What we had been served was a cut of beef of which all the fat and connective tissue from the large heart of the steak had been removed leaving a tasty, fairly tender and complely trimmed hunk that resembled filet mignon.This cut I had been served before.It is cut like a filet but is called pavé and is very often used for steak au poivre.
I have to concede that the language of cuts is a little vague, with variations in names being found from one butcher to the next (thankfully not the case with surgeons). A prime rib steak can be taken from any of the ribs, but can also be sirloin on the bone.
With prime rib, you’ll get a bigger cut than rib-eye,  very often weighing anything upward from 600g- 1kg. It has more flavour than rib-eye, because anything’s better cooked on the bone. I’d also rest it longer and serve with the same sides as you would the rib-eye.
I was lucky enough to find these beautiful organic rib-eye steaks (Novilho Biológico costelatas ) can you believe in my local supermarket Pingo Doce last weekend.Proudly reared, slaughtered and cut in Portugal,they were every little bit what I expected of them
Fat is key to the rib-eye’s appeal. One of the fore-ribs, it usually has no bone in and no fat around it; instead, it is infused with the stuff. It’s an important factor when buying your steak

The fat content is what gives it a lot of flavour. Get your butcher to cut it at least an inch thick and cook it a bit more than some steaks — medium or medium-rare — so it can absorb the fat. You don’t want fat with fat, so I’d suggest serving with a nice tomato salad. For a 250g steak, you’re looking at 4-6 mins for medium-rare, 6-8mins for medium, although times are never precise.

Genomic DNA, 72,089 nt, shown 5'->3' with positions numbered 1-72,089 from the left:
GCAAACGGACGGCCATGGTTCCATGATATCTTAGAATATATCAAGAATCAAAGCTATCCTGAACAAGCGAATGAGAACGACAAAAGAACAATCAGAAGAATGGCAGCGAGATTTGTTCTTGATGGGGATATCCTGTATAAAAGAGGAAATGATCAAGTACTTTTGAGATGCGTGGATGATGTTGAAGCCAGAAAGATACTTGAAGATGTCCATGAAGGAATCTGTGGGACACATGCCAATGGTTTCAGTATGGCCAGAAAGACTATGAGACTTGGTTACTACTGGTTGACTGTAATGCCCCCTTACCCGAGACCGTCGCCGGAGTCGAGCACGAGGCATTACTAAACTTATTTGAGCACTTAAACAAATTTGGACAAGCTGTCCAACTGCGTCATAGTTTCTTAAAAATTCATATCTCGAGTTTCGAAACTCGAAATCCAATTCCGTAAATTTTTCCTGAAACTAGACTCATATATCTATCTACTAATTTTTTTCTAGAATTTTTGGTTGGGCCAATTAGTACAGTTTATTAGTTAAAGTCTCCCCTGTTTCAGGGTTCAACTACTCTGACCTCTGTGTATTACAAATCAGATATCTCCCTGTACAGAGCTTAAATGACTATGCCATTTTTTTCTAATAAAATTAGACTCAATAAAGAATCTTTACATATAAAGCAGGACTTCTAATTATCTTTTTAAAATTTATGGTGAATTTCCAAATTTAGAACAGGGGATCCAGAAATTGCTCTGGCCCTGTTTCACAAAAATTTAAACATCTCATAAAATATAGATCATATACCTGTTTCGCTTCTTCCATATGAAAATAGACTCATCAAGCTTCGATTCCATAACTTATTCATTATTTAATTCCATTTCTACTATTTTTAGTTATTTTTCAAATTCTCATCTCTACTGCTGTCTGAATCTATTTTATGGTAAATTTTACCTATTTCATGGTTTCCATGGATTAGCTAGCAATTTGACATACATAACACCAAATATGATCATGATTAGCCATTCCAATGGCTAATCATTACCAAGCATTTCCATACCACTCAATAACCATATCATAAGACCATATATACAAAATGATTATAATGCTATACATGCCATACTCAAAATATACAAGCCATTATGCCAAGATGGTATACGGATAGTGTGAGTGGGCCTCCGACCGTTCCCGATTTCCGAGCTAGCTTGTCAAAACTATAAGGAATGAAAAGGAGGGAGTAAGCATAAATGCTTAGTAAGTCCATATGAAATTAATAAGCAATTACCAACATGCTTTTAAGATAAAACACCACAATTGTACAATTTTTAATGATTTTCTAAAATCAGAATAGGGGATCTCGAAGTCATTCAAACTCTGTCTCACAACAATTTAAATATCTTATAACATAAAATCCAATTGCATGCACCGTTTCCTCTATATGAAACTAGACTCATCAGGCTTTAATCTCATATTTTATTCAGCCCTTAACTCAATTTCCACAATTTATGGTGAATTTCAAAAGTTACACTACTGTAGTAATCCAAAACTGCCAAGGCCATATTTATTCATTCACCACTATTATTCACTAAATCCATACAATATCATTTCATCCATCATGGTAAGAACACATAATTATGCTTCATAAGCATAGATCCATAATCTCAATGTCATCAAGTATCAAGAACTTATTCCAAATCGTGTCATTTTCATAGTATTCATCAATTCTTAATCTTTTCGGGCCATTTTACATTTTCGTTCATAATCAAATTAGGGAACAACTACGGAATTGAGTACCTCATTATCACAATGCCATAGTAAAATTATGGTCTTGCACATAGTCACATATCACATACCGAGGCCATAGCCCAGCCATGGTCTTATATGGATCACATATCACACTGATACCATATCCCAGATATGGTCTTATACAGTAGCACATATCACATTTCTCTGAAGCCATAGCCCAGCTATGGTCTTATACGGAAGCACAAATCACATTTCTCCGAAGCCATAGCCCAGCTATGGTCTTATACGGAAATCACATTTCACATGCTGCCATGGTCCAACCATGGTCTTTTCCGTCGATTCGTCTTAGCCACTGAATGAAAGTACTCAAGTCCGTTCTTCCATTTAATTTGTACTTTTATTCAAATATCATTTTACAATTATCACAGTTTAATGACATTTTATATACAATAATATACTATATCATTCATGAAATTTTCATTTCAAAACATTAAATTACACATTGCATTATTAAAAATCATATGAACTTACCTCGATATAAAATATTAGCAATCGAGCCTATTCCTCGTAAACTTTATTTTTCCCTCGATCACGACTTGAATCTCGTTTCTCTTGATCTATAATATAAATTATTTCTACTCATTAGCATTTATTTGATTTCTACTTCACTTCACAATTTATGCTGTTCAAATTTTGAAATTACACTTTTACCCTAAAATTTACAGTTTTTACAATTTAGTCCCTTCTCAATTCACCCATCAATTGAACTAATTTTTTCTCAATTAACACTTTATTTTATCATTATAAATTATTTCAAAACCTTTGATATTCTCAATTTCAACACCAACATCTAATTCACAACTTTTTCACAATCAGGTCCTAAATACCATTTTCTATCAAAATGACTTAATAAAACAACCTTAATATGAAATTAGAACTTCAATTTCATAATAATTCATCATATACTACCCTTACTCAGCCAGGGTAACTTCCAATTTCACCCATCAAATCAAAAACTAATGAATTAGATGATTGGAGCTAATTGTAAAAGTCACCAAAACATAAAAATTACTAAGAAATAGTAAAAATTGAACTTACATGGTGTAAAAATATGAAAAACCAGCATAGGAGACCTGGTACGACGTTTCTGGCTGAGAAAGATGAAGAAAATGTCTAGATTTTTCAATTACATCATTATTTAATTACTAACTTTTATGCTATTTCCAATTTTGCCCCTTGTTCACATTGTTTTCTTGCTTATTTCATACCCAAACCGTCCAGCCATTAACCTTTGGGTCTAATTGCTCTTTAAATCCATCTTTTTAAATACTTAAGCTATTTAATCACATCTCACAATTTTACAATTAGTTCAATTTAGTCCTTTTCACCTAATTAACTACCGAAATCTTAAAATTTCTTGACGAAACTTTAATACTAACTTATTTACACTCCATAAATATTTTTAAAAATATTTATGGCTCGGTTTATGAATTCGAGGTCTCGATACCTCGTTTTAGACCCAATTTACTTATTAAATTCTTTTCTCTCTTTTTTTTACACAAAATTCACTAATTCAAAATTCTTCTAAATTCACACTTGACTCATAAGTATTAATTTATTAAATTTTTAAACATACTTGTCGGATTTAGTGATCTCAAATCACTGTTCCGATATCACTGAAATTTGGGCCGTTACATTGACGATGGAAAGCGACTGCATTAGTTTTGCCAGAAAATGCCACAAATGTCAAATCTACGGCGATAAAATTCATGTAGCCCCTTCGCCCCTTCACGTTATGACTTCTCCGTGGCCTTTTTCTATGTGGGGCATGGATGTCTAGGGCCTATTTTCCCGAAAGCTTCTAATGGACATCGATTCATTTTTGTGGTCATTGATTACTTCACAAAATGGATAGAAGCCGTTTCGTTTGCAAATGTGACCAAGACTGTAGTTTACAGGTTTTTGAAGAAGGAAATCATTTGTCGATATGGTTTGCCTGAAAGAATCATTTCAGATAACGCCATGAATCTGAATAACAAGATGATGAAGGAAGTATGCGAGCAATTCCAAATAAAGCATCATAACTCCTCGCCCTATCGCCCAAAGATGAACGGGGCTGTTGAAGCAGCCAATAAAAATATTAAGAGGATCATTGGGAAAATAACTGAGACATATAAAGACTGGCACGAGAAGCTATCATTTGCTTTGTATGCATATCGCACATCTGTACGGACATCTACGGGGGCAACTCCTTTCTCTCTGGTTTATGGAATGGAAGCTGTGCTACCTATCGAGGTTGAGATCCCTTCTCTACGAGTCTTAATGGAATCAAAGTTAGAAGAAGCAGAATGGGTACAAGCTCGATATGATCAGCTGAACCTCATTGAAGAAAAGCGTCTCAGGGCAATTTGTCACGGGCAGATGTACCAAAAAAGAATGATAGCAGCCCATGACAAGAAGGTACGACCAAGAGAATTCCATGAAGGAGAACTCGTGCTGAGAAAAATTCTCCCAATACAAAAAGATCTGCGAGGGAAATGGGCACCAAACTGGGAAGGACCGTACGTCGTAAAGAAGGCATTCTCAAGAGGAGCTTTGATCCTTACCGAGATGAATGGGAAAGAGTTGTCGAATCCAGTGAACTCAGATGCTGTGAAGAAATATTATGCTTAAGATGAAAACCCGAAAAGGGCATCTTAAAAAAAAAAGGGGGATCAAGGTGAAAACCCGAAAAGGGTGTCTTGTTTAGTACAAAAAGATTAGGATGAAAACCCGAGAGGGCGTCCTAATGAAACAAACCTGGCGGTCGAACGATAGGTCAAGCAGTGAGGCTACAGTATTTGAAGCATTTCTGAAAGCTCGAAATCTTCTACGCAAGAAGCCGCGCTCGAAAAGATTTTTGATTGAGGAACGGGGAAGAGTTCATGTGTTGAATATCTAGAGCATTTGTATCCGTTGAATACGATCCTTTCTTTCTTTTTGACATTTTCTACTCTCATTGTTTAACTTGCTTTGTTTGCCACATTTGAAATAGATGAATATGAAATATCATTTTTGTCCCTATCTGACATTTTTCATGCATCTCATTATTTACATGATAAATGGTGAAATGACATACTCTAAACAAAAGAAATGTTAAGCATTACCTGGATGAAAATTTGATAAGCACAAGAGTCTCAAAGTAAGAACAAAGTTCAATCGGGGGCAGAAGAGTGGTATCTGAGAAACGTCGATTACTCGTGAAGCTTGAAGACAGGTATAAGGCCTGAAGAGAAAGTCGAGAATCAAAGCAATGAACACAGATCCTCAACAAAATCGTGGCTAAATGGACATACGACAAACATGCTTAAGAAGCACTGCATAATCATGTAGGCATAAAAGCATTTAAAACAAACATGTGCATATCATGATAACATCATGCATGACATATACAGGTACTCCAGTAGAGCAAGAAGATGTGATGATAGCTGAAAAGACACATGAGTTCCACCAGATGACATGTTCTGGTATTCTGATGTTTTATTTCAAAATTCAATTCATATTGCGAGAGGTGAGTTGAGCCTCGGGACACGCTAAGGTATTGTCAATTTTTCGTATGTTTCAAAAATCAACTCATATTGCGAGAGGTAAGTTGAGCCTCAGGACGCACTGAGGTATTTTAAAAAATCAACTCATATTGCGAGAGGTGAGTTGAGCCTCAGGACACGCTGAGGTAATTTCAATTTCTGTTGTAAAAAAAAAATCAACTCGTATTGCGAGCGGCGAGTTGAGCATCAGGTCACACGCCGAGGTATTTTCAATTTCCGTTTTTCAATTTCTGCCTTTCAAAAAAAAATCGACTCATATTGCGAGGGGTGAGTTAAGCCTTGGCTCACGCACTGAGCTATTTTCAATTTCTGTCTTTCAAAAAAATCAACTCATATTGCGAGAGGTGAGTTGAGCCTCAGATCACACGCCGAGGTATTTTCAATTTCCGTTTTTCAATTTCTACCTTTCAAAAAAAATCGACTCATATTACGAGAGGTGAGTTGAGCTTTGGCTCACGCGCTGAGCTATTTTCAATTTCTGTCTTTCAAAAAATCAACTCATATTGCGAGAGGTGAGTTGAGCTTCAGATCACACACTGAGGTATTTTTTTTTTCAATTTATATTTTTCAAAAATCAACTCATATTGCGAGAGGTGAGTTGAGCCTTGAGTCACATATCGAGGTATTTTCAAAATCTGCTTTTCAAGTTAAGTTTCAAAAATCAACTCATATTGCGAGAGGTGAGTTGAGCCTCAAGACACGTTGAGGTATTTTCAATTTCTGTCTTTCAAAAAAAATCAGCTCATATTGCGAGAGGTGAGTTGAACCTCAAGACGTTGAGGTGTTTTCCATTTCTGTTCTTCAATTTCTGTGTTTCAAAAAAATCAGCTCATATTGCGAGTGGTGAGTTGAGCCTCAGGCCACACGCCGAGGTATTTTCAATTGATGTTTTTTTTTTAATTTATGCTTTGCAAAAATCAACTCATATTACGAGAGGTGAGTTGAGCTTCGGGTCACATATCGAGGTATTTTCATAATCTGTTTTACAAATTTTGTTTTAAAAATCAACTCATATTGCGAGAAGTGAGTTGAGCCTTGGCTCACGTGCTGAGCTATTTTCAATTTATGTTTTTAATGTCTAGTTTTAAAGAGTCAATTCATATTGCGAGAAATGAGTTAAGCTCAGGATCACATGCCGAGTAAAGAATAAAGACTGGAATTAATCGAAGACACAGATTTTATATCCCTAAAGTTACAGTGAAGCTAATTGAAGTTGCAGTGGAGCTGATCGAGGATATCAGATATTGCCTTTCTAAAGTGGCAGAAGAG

Nuevo buey-gallego
My favourite Rib-eye has to be the Spanish Chuletón Gallego.El buey gallego the Galician ox is the main stronghold of the Galician Blonde breed, the icon of the meat cuisine and the most international of Spanish beef.That is why cuts can be found in markets and butchers outside of Spain.
 The type of fat infiltration in the muscle gives it the mottled appearance, called marbling, which is responsible for its organoleptic characteristics: tenderness, juiciness, and intensity of flavour.
My suggestion to wash it down  would be something fruity to counter all that fat, an Assobio D.O.C Douro 2014.The Tinta Roriz*,touriga Franca and Touriga nacional grapes give you an attack of redcurrants rose petals and  a refreshing cherry flavour left in your mouth.
* NOTE Tinta Roriz | Aragonês - This is one of the rare grape varieties to be prized on both sides of the border. Tempranillo to the Spanish, the Portuguese call it by two different names depending on the region: Aragonês and Tinta Roriz (the latter name is used only in the Dão and Douro regions). In recent years it has spread rapidly throughout the Dão, Ribatejo/Tejo and Lisboa regions. It tends to be blended with other varieties, typically Touriga Nacional and Touriga Franca,and also with Trincadeira and Alicante Bouschet in the Alentejo.                    

For more information  WWW.ESPERAO.COM